I want to show that $\Bbb{R^n}$ where $\Vert x \Vert_{R^n}=\left(\sum_{i=1}^{n}\left| x_i \right| ^2\right)^{1/2}$ is complete

Here is what I've done.

Let $\{x^{(s)}\}\subseteq (R^n,\Vert \cdot \Vert_{R^n})$ be a Cauchy sequence and $\epsilon>0.$ Then, $\exists\, N\in \Bbb{N}$ s.t. $\forall r\geq s\geq N,$ \begin{align}\Vert x^{(r)}-x^{(s)} \Vert_{R^n}=\left(\sum_{i=1}^{n}\left| x_{i}^{(r)}-x_{i}^{(s)} \right|^2 \right)<\epsilon^{2}.\end{align} Hence, we have that $x_{i}^{(r)}\to x_{i}^{*}\in \Bbb{R},\;\text{as}\;r\to\infty$, since $\Bbb{R}$ is complete.

Fix $n,r\in \Bbb{N}$, then allow $t\to\infty.$ We have \begin{align}\left(\sum_{i=1}^{n}\left| x_{i}^{(r)}-x_{i}^{*} \right|^2 \right)<\epsilon^{2},\;\;\forall \;r\geq N, n\in \Bbb{N}.\end{align} For $r=N,$ \begin{align}\left(\sum_{i=1}^{n}\left| x_{i}^{(N)}-x_{i}^{*} \right| ^2\right)<\epsilon^{2},\;\;\forall \; n\in \Bbb{N}.\end{align} Hence, $x^{N}-x^{*}\in (R^n,\Vert \cdot \Vert_{R^n})$ and since $(R^n,\Vert \cdot \Vert_{R^n})$ is a linear vector space, then $x^{*}=x^{N}-(x^{N}-x^{*})\in (R^n,\Vert \cdot \Vert_{R^n}),$ and we are done!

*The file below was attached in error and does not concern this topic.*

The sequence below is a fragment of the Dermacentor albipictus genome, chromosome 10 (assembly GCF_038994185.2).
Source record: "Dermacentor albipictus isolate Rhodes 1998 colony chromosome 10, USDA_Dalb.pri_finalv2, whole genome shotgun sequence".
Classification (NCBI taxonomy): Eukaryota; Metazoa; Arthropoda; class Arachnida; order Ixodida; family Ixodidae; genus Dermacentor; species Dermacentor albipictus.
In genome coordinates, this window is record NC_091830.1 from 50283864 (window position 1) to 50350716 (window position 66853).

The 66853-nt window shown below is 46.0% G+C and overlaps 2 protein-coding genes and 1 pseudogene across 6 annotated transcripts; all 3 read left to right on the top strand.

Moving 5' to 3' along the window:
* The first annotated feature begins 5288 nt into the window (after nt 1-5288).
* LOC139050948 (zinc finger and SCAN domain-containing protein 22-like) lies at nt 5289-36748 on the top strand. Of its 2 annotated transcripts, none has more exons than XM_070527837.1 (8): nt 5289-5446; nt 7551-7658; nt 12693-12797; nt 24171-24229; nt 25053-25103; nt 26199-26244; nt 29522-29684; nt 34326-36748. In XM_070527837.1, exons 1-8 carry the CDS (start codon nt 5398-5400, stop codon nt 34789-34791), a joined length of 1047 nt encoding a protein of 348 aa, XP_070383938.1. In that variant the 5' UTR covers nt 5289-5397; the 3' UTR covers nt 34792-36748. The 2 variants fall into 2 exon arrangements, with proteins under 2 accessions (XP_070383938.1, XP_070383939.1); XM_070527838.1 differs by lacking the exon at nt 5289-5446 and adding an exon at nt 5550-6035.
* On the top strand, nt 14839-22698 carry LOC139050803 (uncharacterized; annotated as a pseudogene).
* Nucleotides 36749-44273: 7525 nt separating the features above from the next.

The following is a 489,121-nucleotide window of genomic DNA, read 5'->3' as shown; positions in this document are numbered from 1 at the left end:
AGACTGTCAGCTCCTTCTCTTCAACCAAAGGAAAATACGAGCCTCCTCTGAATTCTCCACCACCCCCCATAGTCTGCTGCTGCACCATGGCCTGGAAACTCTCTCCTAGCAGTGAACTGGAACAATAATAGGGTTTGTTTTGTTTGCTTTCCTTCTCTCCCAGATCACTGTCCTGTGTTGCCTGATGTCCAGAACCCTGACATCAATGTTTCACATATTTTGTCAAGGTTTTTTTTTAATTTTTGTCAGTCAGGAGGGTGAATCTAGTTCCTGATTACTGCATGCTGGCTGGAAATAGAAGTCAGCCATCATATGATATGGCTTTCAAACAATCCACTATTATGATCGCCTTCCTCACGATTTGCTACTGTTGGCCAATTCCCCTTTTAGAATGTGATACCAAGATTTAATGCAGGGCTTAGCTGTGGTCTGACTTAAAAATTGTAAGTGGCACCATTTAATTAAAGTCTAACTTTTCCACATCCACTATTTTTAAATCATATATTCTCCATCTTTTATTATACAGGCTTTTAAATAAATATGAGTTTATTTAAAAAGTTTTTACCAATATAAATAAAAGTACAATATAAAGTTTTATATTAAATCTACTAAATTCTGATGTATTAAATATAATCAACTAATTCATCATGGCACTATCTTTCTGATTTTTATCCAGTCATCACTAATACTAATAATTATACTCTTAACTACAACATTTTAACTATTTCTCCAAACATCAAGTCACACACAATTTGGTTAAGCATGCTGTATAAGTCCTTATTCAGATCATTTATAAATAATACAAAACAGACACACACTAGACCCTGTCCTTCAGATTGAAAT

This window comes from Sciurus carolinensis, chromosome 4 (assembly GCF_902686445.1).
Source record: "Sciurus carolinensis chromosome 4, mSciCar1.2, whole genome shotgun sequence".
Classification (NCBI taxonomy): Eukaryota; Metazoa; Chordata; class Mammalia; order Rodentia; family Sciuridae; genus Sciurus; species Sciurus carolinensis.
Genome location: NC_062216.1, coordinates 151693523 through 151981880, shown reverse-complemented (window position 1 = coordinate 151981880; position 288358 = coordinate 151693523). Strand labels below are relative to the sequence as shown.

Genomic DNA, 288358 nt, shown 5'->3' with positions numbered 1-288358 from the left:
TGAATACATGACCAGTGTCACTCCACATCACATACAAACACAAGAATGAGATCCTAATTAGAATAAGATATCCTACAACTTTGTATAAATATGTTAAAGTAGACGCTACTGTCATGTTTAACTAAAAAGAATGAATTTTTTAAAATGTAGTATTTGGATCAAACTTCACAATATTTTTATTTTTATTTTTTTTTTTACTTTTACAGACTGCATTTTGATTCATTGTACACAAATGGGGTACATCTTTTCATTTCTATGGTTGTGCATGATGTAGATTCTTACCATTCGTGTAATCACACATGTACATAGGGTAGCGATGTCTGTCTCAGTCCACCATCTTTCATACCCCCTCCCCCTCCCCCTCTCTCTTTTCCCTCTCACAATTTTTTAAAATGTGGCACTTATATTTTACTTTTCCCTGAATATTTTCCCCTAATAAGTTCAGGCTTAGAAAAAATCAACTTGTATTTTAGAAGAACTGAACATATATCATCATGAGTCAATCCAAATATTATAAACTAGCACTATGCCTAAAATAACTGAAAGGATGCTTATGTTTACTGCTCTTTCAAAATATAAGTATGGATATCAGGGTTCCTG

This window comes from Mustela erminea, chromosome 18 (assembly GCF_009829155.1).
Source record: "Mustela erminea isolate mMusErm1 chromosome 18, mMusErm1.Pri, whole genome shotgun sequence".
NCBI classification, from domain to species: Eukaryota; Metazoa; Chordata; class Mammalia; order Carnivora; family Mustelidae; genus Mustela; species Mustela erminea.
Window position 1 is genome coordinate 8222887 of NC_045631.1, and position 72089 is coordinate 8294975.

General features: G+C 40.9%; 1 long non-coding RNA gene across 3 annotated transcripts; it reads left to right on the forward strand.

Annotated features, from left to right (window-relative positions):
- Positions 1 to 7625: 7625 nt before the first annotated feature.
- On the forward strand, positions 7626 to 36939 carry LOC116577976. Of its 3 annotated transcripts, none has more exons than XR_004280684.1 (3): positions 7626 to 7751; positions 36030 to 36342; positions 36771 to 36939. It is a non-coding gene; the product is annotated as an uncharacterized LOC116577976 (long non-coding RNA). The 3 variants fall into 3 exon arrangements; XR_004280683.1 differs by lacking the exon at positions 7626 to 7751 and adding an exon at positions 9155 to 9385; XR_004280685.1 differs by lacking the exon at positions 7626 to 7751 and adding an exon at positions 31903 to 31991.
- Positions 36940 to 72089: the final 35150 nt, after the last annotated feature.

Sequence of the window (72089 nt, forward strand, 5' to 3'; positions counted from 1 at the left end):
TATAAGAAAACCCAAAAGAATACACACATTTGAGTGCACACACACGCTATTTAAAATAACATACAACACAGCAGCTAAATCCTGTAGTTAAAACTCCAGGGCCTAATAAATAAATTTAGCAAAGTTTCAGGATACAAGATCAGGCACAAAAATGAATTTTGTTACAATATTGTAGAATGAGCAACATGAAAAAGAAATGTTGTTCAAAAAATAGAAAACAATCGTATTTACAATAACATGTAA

Kindly check if I'm correct. Corrections and alternative proofs are welcome.

  • $\begingroup$ The letter $n$ has been used for the dimension. Using it for other purposes in the proof is confusing. $\endgroup$ – user587192 Dec 13 '18 at 15:25
  • $\begingroup$ @user587192: Ok, I will work on that! $\endgroup$ – Omojola Micheal Dec 13 '18 at 15:27
  • $\begingroup$ @user587192: I've done something on that! I hope it's okay now! $\endgroup$ – Omojola Micheal Dec 13 '18 at 15:31

Looks good to me.

By the way, since each $x^*_i\in\Bbb R$ we already have $x^*=(x^*_1,\dots,x^*_n)\in\Bbb R^n$ by definition. You don't need that fact that $\Bbb R^n$ is a linear space to conclude that.

  • $\begingroup$ Oh, thanks for that! $\endgroup$ – Omojola Micheal Dec 13 '18 at 20:56

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